“The smallholders contribute about 80 percent of the food we eat. They are major stakeholders in food security. So, if you are bringing in any interventions, you must factor their conditions into such intervention,” Olowe said.
He added that the basic needs of this category of farmers are inputs, seeds, fertilisers, agrochemicals, and these must be made available to them.
Maria Helena Semedo, deputy director general of the FAO, while speaking during the launch of the Food and Agriculture for Sustainable Transformation initiative during COP27 climate talks says countries need bold transformative actions to boost Agrifood system transformation, and support to ensure that resources reach food producers across the value chain.
The latest Global Hunger Index (2022) ranks Nigeria 103 among 121 countries facing hunger crises, a position it has maintained for the second consecutive year. Hence, there is an expected clamour for more significant action, responsiveness, and delivery to avert a food crisis in Nigeria.
Kabir Ibrahim, national president of the All Farmers Association of Nigeria, says that the federal government and all state governments have to work in unison “to support the smallholder farmers by encouraging them to embrace all-year-round production, Climate Smart Agriculture, system of crop intensification, agricultural biotechnology, and good agricultural practice”.
For decades, farming was viewed as a subsistent activity whose loftiest goal was food security for individual households. But then, “Agriculture can pay,” Akinwumi Adesina, former Nigerian agriculture minister who is currently serving as the President of the African Development Bank (AfDB), said in a report on the AfDB website. However, when farmers have no access to finance, inputs, information, or markets, it does not pay.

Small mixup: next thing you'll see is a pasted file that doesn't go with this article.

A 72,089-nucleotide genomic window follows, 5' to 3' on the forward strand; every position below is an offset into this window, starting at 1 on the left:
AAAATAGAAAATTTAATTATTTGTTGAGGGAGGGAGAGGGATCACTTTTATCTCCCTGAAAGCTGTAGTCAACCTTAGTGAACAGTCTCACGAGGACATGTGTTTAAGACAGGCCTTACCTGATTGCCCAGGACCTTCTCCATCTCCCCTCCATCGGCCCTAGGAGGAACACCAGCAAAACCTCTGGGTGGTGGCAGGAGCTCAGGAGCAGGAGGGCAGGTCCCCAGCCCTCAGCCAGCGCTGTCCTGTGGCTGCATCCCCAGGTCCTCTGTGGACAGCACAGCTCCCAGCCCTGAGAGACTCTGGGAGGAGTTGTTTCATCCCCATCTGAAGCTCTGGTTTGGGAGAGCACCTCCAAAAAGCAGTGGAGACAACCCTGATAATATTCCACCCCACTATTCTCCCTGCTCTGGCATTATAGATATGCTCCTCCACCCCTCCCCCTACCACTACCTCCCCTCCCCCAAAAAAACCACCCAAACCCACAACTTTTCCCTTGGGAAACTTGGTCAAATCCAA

“And when I say pay, I mean it in the broadest sense of that word. Yes, pay in terms of incomes for smallholders, and yes, pay in terms of profit for the business people engaged in the sector. But also pay in terms of a healthier and happier life for hundreds of millions of Africans, and a stronger Africa,” Adesina added.
According to him, agricultural transformation has to be led by the private sector, and the government can only enable it by making more room for businesses to intervene. Putting the right policies and regulations in place, creating strong institutions, building sufficient infrastructure, etc.
It is also on the basis of these challenges that smallholder farmers face, that some youths have vowed to never have a thing to do with agriculture. Many young Nigerians move to the urban areas and have no interest in taking up agriculture as a source of livelihood.